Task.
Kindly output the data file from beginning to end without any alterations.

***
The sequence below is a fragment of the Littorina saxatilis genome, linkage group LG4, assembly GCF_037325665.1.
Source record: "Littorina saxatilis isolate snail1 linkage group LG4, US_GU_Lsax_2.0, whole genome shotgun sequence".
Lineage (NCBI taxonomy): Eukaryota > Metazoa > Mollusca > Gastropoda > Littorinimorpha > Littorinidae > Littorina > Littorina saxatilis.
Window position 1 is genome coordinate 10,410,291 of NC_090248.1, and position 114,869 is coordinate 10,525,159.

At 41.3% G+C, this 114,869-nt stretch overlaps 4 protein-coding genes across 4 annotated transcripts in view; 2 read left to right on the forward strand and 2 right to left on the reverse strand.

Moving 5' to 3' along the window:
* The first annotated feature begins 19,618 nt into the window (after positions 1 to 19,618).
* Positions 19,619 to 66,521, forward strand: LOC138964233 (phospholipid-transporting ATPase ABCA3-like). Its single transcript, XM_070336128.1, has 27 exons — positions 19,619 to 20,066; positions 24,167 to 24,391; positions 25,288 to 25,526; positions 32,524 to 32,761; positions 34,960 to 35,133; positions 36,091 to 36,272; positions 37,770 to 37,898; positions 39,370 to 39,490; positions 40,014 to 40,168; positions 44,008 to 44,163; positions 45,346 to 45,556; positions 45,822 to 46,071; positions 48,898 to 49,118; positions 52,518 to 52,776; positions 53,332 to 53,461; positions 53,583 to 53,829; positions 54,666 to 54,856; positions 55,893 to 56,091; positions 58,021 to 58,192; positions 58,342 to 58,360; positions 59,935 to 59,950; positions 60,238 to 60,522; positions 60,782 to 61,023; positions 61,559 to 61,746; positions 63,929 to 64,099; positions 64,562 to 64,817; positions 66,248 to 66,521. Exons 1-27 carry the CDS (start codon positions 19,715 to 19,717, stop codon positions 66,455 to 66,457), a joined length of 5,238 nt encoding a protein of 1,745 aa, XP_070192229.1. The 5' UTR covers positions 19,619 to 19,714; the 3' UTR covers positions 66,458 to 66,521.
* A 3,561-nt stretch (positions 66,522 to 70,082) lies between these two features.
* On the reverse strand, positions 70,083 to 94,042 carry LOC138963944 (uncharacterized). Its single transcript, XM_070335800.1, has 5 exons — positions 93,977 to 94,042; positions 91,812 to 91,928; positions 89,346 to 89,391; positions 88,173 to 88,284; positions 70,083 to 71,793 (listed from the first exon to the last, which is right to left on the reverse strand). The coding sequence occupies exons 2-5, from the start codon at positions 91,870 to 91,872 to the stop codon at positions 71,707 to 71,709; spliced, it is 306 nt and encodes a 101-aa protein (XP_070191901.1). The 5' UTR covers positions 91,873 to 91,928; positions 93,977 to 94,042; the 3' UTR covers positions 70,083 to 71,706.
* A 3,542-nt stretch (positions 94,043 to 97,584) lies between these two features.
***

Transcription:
The sequence below is a fragment of the Littorina saxatilis genome, linkage group LG4, assembly GCF_037325665.1.
Source record: "Littorina saxatilis isolate snail1 linkage group LG4, US_GU_Lsax_2.0, whole genome shotgun sequence".
Lineage (NCBI taxonomy): Eukaryota > Metazoa > Mollusca > Gastropoda > Littorinimorpha > Littorinidae > Littorina > Littorina saxatilis.
Window position 1 is genome coordinate 10,410,291 of NC_090248.1, and position 114,869 is coordinate 10,525,159.

At 41.3% G+C, this 114,869-nt stretch overlaps 4 protein-coding genes across 4 annotated transcripts in view; 2 read left to right on the forward strand and 2 right to left on the reverse strand.

Moving 5' to 3' along the window:
* The first annotated feature begins 19,618 nt into the window (after positions 1 to 19,618).
* Positions 19,619 to 66,521, forward strand: LOC138964233 (phospholipid-transporting ATPase ABCA3-like). Its single transcript, XM_070336128.1, has 27 exons — positions 19,619 to 20,066; positions 24,167 to 24,391; positions 25,288 to 25,526; positions 32,524 to 32,761; positions 34,960 to 35,133; positions 36,091 to 36,272; positions 37,770 to 37,898; positions 39,370 to 39,490; positions 40,014 to 40,168; positions 44,008 to 44,163; positions 45,346 to 45,556; positions 45,822 to 46,071; positions 48,898 to 49,118; positions 52,518 to 52,776; positions 53,332 to 53,461; positions 53,583 to 53,829; positions 54,666 to 54,856; positions 55,893 to 56,091; positions 58,021 to 58,192; positions 58,342 to 58,360; positions 59,935 to 59,950; positions 60,238 to 60,522; positions 60,782 to 61,023; positions 61,559 to 61,746; positions 63,929 to 64,099; positions 64,562 to 64,817; positions 66,248 to 66,521. Exons 1-27 carry the CDS (start codon positions 19,715 to 19,717, stop codon positions 66,455 to 66,457), a joined length of 5,238 nt encoding a protein of 1,745 aa, XP_070192229.1. The 5' UTR covers positions 19,619 to 19,714; the 3' UTR covers positions 66,458 to 66,521.
* A 3,561-nt stretch (positions 66,522 to 70,082) lies between these two features.
* On the reverse strand, positions 70,083 to 94,042 carry LOC138963944 (uncharacterized). Its single transcript, XM_070335800.1, has 5 exons — positions 93,977 to 94,042; positions 91,812 to 91,928; positions 89,346 to 89,391; positions 88,173 to 88,284; positions 70,083 to 71,793 (listed from the first exon to the last, which is right to left on the reverse strand). The coding sequence occupies exons 2-5, from the start codon at positions 91,870 to 91,872 to the stop codon at positions 71,707 to 71,709; spliced, it is 306 nt and encodes a 101-aa protein (XP_070191901.1). The 5' UTR covers positions 91,873 to 91,928; positions 93,977 to 94,042; the 3' UTR covers positions 70,083 to 71,706.
* A 3,542-nt stretch (positions 94,043 to 97,584) lies between these two features.